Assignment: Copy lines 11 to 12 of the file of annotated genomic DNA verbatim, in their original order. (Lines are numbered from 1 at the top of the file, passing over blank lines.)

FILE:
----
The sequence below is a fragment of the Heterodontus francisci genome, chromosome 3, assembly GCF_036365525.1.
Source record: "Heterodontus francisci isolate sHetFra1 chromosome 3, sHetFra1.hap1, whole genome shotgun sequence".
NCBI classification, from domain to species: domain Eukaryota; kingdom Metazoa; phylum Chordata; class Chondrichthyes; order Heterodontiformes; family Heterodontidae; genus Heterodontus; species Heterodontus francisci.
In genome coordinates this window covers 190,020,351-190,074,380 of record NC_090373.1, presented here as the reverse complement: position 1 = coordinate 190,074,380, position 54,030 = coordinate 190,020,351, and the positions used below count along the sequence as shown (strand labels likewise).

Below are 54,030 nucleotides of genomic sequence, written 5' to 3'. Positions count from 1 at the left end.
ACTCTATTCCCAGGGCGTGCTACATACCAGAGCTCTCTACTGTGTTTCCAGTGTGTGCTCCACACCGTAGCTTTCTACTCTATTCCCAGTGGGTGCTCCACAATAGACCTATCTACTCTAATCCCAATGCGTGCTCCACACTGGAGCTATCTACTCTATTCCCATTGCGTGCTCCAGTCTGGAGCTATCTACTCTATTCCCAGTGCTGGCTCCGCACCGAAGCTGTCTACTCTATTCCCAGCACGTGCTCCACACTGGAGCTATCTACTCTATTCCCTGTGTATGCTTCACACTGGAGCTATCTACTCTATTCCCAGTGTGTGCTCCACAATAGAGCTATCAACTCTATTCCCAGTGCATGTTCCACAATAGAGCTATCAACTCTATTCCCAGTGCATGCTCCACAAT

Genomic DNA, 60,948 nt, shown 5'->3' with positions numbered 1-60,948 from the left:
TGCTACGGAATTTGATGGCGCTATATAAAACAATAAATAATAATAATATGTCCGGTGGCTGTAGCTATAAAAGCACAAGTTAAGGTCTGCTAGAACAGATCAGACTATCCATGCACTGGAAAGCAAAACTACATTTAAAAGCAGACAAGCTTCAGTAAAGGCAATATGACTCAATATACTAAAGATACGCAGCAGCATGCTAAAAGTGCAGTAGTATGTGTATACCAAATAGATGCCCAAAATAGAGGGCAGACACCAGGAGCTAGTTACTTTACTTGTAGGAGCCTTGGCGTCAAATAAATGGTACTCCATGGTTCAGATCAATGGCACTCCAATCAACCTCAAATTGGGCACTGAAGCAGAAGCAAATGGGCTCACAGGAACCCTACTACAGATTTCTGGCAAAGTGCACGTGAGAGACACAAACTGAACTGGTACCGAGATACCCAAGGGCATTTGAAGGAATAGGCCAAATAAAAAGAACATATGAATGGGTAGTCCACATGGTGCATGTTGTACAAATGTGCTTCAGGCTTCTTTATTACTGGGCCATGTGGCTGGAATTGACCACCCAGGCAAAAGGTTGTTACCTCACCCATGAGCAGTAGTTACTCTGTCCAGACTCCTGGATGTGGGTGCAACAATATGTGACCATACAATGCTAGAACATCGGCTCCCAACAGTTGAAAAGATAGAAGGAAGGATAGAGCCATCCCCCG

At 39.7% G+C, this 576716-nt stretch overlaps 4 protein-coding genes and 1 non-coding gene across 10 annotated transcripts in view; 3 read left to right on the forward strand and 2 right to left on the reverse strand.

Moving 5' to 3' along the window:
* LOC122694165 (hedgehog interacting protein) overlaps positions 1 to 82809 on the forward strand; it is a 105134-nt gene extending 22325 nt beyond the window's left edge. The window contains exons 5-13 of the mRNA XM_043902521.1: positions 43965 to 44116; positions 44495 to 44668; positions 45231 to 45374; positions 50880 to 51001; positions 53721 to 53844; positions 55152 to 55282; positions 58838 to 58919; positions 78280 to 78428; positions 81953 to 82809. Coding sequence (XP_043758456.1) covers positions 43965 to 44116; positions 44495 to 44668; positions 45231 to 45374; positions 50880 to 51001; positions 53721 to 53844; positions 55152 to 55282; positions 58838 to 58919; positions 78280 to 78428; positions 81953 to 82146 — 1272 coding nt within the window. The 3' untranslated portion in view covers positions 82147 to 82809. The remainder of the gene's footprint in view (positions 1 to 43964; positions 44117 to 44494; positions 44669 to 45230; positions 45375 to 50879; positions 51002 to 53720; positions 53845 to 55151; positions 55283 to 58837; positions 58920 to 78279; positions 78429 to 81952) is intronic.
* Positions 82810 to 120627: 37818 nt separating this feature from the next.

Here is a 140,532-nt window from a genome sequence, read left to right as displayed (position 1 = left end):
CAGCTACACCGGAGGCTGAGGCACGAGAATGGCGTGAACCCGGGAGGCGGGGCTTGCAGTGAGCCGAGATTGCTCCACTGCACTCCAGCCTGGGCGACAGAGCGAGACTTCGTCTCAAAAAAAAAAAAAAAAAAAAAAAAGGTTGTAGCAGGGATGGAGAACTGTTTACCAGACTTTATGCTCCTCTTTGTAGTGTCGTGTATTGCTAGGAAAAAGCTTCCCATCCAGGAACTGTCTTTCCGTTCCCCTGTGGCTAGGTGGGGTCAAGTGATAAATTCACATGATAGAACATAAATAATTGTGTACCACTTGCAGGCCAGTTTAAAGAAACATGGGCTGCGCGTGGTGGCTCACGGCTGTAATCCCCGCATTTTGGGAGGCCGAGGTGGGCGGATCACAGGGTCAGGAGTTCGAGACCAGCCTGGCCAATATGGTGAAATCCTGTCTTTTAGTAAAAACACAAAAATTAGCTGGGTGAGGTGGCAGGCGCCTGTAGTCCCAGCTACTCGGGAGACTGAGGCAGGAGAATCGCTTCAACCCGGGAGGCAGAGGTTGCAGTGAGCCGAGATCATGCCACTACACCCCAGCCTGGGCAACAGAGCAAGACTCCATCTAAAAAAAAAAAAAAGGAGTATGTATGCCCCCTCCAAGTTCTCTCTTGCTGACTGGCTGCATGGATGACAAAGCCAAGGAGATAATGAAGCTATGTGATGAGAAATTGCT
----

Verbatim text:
* LOC122694165 (hedgehog interacting protein) overlaps positions 1 to 82809 on the forward strand; it is a 105134-nt gene extending 22325 nt beyond the window's left edge. The window contains exons 5-13 of the mRNA XM_043902521.1: positions 43965 to 44116; positions 44495 to 44668; positions 45231 to 45374; positions 50880 to 51001; positions 53721 to 53844; positions 55152 to 55282; positions 58838 to 58919; positions 78280 to 78428; positions 81953 to 82809. Coding sequence (XP_043758456.1) covers positions 43965 to 44116; positions 44495 to 44668; positions 45231 to 45374; positions 50880 to 51001; positions 53721 to 53844; positions 55152 to 55282; positions 58838 to 58919; positions 78280 to 78428; positions 81953 to 82146 — 1272 coding nt within the window. The 3' untranslated portion in view covers positions 82147 to 82809. The remainder of the gene's footprint in view (positions 1 to 43964; positions 44117 to 44494; positions 44669 to 45230; positions 45375 to 50879; positions 51002 to 53720; positions 53845 to 55151; positions 55283 to 58837; positions 58920 to 78279; positions 78429 to 81952) is intronic.
* Positions 82810 to 120627: 37818 nt separating this feature from the next.